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Is Your Church LBGTQ Friendly?


A few weeks ago, I received a call from the pastor of a conservative church. Its Lead Pastor was asked this question, “Is your church LGBTQ friendly?” He felt ill equipped to answer that question, as did several staff members. What follows was my suggestion for how staff might want to respond.


The honest answer to that question is, that our church aspires to do more than be friendly. We want every person who walks through our doors to feel welcomed and loved. Gay or straight, rich or poor, all races, ex-cons or judges, single, divorced, married or widowed.

Here’s how we hope to do that, by introducing you to the radical love of Jesus, if you’re not yet committed to him, and helping you live out the love of Jesus to each other and the world as God instructed us. But here’s where it gets a bit complicated.

The Bible is more than a book of wise teachings and ancient history. It is the Constitution for all true Christians. It introduces us to God’s love, his will for all humans and his plan for this world. Like any loving parent, God not only loves us and teaches us how to love one another, he also gives us boundaries to keep us from hurting ourselves and others – the “thou shall” and “thou shall not’s.”

Humans, even Christians, like all children, don’t like rules or boundaries. We like them when they are convenient and helpful for us, but not when we believe they are interfering with our happiness. And like all families, we have people in our church, who are loving, kind and obedient and others who are behaving badly and just don’t care.

So, getting back to your question, “Is your church LGBTQ friendly?” Here’s the honest answer. Some of our people are. Most of our younger Christians who’ve grown up with LGBTQ people as friends will be welcoming without reservations. And you’ll find our pastors and staff warm and willing to help you in any way they can. However, we have other members, who still have not figured out how to love LGBTQ people all that well. As a church, we’re trying to do better, but some are trying harder than others. That’s just the truth.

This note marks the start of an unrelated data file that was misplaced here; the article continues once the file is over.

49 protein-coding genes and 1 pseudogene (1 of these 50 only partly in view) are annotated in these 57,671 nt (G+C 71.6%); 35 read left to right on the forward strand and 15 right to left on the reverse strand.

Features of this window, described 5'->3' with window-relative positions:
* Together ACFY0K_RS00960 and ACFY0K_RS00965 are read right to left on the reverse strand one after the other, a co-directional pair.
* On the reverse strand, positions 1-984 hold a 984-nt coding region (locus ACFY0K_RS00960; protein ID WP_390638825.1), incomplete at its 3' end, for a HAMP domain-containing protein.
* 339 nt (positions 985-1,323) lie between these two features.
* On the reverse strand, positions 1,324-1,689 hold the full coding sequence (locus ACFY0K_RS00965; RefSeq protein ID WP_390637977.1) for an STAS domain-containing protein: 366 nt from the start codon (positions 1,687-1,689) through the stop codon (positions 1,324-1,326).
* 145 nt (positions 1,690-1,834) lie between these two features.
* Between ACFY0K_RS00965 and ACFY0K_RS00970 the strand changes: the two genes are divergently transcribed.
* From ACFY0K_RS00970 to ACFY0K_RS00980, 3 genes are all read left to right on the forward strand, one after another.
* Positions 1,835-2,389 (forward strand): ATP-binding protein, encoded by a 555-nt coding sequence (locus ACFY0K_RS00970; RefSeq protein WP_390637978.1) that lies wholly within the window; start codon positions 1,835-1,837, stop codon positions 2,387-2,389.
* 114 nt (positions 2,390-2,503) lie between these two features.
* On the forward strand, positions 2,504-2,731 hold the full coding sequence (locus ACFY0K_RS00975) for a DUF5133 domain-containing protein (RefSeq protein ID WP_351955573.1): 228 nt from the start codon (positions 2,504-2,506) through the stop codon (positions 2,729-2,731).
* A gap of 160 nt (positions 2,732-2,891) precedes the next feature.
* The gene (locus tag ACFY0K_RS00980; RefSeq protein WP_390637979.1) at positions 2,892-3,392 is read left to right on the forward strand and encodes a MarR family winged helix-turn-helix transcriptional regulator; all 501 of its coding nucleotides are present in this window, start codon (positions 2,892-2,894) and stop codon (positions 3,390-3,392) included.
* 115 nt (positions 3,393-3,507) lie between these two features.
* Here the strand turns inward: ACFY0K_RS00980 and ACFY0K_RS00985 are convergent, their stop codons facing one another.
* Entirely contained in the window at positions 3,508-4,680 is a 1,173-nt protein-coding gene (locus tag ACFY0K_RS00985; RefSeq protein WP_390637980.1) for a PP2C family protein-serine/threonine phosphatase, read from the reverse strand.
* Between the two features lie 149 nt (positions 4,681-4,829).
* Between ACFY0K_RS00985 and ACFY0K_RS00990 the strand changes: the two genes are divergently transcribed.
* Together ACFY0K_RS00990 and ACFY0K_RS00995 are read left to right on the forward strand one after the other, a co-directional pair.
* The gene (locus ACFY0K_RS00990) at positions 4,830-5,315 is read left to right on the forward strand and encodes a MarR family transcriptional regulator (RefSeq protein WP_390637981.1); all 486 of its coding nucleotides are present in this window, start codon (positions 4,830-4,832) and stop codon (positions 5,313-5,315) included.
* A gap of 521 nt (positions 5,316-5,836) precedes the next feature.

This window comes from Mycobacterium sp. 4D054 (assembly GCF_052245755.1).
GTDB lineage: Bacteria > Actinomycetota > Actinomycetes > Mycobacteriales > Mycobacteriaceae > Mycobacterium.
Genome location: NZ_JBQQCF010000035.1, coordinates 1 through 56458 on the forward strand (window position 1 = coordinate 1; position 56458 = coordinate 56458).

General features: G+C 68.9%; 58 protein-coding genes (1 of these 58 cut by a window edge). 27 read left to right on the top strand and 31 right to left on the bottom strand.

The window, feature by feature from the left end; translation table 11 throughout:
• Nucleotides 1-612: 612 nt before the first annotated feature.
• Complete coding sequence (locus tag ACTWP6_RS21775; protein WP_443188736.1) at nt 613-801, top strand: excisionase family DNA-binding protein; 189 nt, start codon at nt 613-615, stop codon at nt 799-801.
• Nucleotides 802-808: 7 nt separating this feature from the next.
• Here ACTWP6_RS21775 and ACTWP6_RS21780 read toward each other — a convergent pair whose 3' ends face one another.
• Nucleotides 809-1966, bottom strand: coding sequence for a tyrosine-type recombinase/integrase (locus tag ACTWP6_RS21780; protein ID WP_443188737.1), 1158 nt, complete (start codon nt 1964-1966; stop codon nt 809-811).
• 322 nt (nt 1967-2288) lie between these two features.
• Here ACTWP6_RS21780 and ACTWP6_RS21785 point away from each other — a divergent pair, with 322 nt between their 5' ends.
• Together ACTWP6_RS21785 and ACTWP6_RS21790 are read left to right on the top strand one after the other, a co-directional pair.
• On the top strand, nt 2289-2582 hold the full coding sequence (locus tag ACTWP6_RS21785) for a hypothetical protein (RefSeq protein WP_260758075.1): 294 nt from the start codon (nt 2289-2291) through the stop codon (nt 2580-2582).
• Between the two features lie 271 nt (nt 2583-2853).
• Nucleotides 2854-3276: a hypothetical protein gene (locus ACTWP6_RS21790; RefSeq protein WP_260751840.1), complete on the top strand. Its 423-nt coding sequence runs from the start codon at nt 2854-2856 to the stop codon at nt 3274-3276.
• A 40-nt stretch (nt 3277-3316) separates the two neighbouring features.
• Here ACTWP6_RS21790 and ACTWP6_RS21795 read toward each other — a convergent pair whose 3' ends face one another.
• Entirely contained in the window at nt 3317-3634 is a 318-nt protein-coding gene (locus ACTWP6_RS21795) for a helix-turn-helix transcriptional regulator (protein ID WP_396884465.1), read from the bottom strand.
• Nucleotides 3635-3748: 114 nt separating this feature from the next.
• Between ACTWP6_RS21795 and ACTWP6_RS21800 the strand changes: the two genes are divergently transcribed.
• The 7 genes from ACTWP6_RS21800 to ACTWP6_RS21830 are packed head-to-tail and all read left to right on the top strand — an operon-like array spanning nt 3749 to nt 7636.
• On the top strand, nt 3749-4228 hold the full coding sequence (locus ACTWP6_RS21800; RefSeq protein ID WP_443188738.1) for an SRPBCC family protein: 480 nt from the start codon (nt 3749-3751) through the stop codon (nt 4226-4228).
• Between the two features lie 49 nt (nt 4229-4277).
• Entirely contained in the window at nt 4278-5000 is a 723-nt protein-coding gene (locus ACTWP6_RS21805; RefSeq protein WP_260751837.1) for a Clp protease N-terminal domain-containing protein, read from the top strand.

However, there’s another way some LGBTQ people may not feel like we’re all that friendly. Our church believes the Bible teaches, all sex outside of marriage is a sin, gay or straight, and that biblical marriage, by definition and design can only be a union of one man and one woman.

So, we have straight people who attend our church, who are living with their girlfriend, or boyfriend, or who are single and having sex. We have divorced people. We have straight married couples who are fighting and treating each other badly. We also have LGBTQ people who are celibate, some who are not and others married to someone of the opposite sex. In other words, not everyone who attends our church is a saint! But, we try to do our best to help everyone to flourish as God intended and all are welcome here.

But, we have a different standard for people who are, or wish to be actual members of our church and involved in ministry. First, every person who wishes to be a member of our church must have accepted Jesus as their Savior and Lord, asked his forgiveness for their sin and have pledged their highest allegiance to him, over all other relationships, loves or passions.

We also have a church Constitution which details how we’ve agreed to function as a family. We have both gay and straight people who wish to join our church, who after reading how we interpret the Bible, particularly regarding human sexuality, gender, divorce and marriage, chose not to join. That saddens us, because we undoubtebly feel unfriendly to them. That’s not our intent. We’re just trying our best to honor God by being faithful to the Bible. We simply don’t have the right to turn a blind eye to behaviors, or relationships that God prohibits. So everyone is welcome to attend our church for as long as they want without being a member, but if you chose to join the family, our Constitution and the Bible will have to become your constitutions as well.

For the grace of God has appeared that offers salvation to all people. It teaches us to say ‘No’ to ungodliness and worldly passions, and to live self-controlled, upright and godly lives in this present age.” Titus 2:11, 12

If you are LGBTQ, or a family member is, we invite you to call one of our pastors, have a cup of coffee and let’s get to know each other better. Here’s something else our church aspires to;

If an LGBTQ person or their family ever leaves our church over theological differences, that should make us sad. But if they ever left because we were unkind to them, that would make Jesus sad.


Preston Sprinkle, president of The Center for Faith, Sexuality and Gender, suggests before anyone on staff just sends this, or any email, they learn to ask a few questions first, because there’s always a story and generally a hurt behind that question. What do you mean by, “Is your church LGBTQ friendly and why do you ask?” with a smile on your face, is a good place to start. Give them a chance to give context to their question, then let the Holy Spirit guide you from there.


If a staff member doesn't feel comfortable, or knowledgeable having an extended conversation, then that may be a good time to make this suggestion; “Do you have time for a cup of coffee this week? I’d like to ask our lead pastor to join us and we’ll take all the time necessary to answer your questions.”


So, what do you like or not about this approach?


So, that’s it. I’d appreciate your honest comments.

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